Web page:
An essential part of the healing process when in recovery is bettering your life to create a bright future. For many, this means acquiring new skills to help create opportunities for growth. Addiction can take people away from personal development because it quickly becomes the center of their universe. If you feel like you’ve been set back by your substance use disorder, don’t lose hope; plenty of adults are returning to school to achieve their goals in education and advance their careers.
Is School the Right Choice For You?
There are many things to consider before you enroll in classes or move forward with the idea of returning to school. Take your time and write out some pros and cons you foresee when taking on the challenges of earning an education or learning new skills.
- Timing is critical, especially when you’re coming out of treatment. Being new in recovery is overwhelming, but also very inspiring so it’s natural to feel like you can take on anything now that your head is clear and you’re no longer ruled by your substance use disorder. Make sure you don’t rush into anything that may prove to be too much too soon.
- Preparation is key before making a big decision. Are you ready to take on the highs and lows of studying and taking tests? Some counselors suggest waiting about a year before introducing unpredictable environments like a classroom or college setting into your life. This can help you avoid coming into contact with relapse triggers which are abundant on college campuses.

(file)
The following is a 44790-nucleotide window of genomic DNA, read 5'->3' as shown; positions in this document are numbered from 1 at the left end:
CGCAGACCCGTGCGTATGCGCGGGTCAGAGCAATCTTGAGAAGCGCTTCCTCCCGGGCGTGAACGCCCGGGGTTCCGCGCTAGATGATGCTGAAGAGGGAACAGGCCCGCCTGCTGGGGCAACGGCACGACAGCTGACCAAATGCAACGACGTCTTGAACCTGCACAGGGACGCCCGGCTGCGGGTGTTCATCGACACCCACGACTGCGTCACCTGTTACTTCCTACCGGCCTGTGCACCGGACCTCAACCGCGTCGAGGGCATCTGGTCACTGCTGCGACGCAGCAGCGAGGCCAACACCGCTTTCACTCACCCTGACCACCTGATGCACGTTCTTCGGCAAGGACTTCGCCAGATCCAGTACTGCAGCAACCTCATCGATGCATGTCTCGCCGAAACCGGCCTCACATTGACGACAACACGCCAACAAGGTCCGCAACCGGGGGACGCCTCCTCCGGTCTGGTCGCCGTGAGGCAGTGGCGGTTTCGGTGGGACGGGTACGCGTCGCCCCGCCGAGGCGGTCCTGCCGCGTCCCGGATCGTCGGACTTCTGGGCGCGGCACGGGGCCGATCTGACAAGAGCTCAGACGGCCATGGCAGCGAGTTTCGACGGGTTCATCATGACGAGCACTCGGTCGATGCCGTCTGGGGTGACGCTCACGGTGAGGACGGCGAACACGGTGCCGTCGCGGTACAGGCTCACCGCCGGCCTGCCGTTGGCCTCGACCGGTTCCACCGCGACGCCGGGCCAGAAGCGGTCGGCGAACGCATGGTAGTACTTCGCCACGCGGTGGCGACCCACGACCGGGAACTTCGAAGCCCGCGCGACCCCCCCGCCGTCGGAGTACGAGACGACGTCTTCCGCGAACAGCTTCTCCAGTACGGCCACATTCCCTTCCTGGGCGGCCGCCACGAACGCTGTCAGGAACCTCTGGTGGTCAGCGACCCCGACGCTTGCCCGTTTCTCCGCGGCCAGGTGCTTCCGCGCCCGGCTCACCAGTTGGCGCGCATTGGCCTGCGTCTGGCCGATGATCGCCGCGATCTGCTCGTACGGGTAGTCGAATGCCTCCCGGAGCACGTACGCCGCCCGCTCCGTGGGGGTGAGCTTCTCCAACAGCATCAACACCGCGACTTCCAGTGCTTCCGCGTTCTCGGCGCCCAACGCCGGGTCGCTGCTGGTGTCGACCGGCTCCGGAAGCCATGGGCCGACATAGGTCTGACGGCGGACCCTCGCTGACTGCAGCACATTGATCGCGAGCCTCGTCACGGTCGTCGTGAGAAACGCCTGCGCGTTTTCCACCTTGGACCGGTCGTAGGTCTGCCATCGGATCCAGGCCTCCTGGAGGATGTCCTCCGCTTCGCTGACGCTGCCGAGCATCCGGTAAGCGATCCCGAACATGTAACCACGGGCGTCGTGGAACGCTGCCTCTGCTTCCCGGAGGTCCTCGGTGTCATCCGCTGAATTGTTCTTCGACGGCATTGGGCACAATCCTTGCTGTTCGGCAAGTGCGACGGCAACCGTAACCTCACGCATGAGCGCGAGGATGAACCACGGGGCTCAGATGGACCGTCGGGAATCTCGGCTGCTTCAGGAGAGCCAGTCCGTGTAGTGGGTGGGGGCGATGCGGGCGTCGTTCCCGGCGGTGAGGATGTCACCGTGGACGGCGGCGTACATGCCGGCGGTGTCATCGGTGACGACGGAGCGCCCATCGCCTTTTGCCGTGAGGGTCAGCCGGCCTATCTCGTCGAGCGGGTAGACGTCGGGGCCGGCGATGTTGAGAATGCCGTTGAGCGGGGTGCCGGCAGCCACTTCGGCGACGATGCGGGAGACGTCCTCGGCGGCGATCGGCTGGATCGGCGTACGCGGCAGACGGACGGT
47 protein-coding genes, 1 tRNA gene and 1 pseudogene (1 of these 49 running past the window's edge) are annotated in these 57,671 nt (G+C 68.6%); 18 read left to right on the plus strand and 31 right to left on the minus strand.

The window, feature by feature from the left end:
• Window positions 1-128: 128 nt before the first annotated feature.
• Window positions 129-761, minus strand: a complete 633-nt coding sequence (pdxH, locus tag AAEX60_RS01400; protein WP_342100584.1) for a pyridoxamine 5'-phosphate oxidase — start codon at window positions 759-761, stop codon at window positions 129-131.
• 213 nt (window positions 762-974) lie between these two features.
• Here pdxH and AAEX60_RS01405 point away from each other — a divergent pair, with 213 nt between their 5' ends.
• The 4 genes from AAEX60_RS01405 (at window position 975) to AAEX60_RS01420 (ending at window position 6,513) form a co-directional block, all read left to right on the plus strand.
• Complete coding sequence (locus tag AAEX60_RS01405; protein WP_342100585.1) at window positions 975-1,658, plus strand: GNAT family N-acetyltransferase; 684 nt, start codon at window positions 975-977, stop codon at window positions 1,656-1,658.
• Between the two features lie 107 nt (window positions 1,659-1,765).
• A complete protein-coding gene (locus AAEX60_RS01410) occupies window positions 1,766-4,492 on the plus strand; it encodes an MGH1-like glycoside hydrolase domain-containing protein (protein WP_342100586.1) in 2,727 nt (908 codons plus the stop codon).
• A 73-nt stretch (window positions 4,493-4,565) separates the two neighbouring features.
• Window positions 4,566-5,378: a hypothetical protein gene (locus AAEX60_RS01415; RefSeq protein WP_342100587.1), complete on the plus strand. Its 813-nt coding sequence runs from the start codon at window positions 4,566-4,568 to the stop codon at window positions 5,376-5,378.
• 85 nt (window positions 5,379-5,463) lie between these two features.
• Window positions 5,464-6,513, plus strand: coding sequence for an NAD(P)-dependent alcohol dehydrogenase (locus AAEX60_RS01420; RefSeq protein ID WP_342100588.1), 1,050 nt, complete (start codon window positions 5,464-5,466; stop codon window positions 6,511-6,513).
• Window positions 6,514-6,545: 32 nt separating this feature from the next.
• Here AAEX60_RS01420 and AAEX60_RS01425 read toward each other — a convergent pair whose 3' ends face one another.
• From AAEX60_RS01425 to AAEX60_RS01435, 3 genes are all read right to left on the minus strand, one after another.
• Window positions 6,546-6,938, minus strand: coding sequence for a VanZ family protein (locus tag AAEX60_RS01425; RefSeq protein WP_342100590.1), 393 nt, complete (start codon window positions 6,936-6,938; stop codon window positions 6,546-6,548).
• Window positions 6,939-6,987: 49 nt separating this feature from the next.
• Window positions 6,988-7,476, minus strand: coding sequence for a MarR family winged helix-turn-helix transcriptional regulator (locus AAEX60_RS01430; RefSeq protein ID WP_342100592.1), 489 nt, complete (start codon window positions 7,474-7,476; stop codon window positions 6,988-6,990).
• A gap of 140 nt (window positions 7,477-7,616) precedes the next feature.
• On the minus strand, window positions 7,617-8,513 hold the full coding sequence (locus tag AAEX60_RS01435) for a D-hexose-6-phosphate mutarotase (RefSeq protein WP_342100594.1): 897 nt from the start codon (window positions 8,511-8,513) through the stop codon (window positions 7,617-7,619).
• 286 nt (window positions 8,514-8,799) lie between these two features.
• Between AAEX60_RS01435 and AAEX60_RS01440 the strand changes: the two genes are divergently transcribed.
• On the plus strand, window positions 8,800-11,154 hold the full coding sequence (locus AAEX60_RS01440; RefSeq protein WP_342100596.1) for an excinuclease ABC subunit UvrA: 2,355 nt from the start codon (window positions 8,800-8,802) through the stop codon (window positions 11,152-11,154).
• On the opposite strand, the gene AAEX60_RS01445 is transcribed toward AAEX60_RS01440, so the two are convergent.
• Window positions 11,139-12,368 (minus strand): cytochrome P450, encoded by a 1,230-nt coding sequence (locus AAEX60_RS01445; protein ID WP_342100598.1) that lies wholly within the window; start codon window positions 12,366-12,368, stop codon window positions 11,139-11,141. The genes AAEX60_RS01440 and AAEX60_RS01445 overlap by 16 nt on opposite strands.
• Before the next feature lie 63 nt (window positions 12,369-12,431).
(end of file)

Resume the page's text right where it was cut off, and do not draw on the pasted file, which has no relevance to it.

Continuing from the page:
- Prioritizing your education is wonderful, but make sure you’re not overlooking other things you need to take care of. Getting your financial situation in order could prove to be very beneficial before enrolling and signing up for student loans or tuition payments. An education may help you attain a better job and higher income in the future, but you want to make a financial plan to take care of your current situation.
Picking a School or Program
If you’ve chosen to move forward with your plans of returning to school, it’s time to start looking at all of your options. There are many different kinds of programs available so you should narrow down your choices based on what you think would suit your lifestyle best.
GED or General Education Development: If you’re looking to go into higher learning, you need a high school diploma or GED to move forward. Don’t worry; you don’t have to go back to high school if you didn’t graduate! You can take GED prep courses that should be available in your community before signing up to take the exam. There are also online courses available if you are more of an independent learner.
Trade Schools: A four-year college program is not for everyone, and that’s perfectly okay! Trade schools are becoming more and more popular every year with many people reentering the workforce after drug treatment. Trade schools help you learn new skills that will immediately help place you into a job where you can begin to earn money. If the idea of paying for four years of college tuition is just not in the plans for you, check out 2018’s best trade schools across the country and explore what may be in store for you.